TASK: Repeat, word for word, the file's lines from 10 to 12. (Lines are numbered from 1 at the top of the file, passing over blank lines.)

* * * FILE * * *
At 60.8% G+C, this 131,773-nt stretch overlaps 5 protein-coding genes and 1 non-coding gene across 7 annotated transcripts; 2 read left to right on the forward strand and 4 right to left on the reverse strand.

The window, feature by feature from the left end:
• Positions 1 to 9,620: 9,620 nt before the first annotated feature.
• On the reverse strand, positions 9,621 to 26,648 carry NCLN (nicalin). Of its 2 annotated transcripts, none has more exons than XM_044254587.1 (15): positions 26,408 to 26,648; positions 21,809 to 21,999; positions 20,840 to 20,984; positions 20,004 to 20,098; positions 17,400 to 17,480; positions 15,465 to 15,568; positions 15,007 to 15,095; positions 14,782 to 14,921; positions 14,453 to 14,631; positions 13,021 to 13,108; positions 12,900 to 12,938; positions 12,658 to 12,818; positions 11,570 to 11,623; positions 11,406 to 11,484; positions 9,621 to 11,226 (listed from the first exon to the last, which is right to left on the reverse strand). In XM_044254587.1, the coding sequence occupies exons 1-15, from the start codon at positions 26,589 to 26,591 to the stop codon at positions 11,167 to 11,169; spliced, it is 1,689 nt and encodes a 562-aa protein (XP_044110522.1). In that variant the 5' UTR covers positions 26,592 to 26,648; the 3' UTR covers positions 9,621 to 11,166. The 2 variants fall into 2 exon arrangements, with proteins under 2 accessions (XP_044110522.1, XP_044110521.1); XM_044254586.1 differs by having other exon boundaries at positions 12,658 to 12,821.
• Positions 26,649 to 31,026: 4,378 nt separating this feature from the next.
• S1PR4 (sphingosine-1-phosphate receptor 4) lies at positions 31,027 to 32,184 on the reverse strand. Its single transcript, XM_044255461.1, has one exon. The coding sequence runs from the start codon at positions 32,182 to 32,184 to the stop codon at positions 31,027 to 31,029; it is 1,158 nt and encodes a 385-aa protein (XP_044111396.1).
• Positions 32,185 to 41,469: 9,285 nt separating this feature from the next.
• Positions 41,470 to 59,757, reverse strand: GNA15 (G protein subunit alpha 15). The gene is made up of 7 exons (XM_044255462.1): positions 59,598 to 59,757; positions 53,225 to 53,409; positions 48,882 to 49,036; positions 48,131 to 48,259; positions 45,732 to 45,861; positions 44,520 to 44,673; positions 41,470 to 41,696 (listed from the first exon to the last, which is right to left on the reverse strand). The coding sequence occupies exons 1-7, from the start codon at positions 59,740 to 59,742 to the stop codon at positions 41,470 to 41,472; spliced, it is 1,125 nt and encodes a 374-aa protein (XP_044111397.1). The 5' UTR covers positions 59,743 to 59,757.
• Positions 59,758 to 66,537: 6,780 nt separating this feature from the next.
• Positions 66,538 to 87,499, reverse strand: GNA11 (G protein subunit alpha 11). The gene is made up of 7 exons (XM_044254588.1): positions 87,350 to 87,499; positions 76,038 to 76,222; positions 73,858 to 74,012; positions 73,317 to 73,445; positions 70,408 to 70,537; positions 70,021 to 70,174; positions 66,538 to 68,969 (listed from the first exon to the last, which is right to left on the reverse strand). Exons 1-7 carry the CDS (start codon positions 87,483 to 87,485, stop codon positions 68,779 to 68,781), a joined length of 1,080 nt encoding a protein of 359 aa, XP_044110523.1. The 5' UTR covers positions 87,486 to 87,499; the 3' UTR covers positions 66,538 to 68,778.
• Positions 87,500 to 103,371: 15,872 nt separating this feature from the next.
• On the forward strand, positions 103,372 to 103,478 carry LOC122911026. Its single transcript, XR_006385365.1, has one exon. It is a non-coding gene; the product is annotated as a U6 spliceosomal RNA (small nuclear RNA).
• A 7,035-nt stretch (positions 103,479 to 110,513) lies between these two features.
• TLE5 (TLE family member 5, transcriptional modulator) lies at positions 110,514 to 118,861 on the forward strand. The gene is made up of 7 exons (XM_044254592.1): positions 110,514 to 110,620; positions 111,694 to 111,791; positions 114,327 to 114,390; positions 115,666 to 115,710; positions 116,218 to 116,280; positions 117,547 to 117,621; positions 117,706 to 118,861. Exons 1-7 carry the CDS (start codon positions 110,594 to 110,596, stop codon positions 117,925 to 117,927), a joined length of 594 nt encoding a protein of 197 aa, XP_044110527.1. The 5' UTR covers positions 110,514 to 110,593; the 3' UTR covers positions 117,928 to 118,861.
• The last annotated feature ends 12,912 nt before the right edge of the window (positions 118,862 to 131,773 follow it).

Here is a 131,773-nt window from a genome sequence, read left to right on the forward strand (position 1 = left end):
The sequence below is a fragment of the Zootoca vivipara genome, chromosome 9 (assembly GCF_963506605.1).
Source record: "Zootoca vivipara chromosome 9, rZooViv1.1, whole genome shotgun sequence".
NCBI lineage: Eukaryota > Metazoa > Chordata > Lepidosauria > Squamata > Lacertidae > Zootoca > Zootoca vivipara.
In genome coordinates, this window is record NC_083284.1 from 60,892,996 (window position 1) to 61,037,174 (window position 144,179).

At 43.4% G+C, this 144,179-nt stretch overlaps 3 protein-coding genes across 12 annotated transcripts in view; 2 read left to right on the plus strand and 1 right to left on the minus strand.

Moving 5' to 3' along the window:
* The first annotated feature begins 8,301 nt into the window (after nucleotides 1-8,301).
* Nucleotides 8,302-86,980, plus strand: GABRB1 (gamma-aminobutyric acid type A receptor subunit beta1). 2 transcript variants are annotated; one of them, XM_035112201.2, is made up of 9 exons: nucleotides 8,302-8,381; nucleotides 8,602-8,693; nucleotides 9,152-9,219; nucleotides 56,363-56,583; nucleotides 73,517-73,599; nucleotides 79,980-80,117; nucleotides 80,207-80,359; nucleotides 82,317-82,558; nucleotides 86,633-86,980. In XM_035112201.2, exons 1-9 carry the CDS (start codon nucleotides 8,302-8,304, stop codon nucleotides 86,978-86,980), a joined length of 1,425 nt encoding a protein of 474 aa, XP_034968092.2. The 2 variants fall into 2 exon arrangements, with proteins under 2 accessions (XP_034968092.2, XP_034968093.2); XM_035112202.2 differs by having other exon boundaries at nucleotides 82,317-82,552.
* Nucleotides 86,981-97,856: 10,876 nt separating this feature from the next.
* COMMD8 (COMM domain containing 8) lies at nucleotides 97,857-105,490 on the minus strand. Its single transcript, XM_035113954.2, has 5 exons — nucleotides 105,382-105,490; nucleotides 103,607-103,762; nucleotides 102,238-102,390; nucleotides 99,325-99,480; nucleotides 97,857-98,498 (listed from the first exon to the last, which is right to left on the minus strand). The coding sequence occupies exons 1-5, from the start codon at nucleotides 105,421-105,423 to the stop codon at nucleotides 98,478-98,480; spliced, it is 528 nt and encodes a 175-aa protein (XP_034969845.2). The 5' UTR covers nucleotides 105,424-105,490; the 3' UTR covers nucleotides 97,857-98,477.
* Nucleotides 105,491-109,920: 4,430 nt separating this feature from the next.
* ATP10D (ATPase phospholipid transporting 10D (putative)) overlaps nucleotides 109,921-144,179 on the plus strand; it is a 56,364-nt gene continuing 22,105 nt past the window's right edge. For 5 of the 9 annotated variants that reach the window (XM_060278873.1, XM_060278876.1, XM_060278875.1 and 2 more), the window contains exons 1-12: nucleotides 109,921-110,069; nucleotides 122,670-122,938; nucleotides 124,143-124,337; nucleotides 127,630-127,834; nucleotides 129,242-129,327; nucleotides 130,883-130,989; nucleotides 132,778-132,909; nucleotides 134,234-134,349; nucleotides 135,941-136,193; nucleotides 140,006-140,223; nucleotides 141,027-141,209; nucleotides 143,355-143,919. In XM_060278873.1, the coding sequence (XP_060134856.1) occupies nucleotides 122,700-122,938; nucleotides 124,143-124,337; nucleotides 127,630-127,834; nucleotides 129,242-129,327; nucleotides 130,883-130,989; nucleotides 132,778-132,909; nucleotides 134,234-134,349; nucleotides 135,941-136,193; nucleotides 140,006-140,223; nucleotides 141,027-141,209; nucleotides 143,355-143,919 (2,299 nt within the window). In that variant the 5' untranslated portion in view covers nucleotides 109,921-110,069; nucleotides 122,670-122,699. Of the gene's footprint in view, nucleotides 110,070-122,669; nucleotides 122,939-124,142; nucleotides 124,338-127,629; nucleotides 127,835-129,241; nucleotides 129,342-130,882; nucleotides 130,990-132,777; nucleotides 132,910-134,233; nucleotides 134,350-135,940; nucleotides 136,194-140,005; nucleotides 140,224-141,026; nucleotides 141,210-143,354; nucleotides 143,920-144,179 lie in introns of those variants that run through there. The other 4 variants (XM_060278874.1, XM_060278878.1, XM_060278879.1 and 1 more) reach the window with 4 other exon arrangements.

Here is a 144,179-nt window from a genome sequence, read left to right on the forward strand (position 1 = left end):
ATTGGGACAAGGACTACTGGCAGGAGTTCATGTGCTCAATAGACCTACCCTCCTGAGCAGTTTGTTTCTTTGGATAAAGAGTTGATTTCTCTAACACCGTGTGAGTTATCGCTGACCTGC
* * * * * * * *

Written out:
• Positions 66,538 to 87,499, reverse strand: GNA11 (G protein subunit alpha 11). The gene is made up of 7 exons (XM_044254588.1): positions 87,350 to 87,499; positions 76,038 to 76,222; positions 73,858 to 74,012; positions 73,317 to 73,445; positions 70,408 to 70,537; positions 70,021 to 70,174; positions 66,538 to 68,969 (listed from the first exon to the last, which is right to left on the reverse strand). Exons 1-7 carry the CDS (start codon positions 87,483 to 87,485, stop codon positions 68,779 to 68,781), a joined length of 1,080 nt encoding a protein of 359 aa, XP_044110523.1. The 5' UTR covers positions 87,486 to 87,499; the 3' UTR covers positions 66,538 to 68,778.
• Positions 87,500 to 103,371: 15,872 nt separating this feature from the next.
• On the forward strand, positions 103,372 to 103,478 carry LOC122911026. Its single transcript, XR_006385365.1, has one exon. It is a non-coding gene; the product is annotated as a U6 spliceosomal RNA (small nuclear RNA).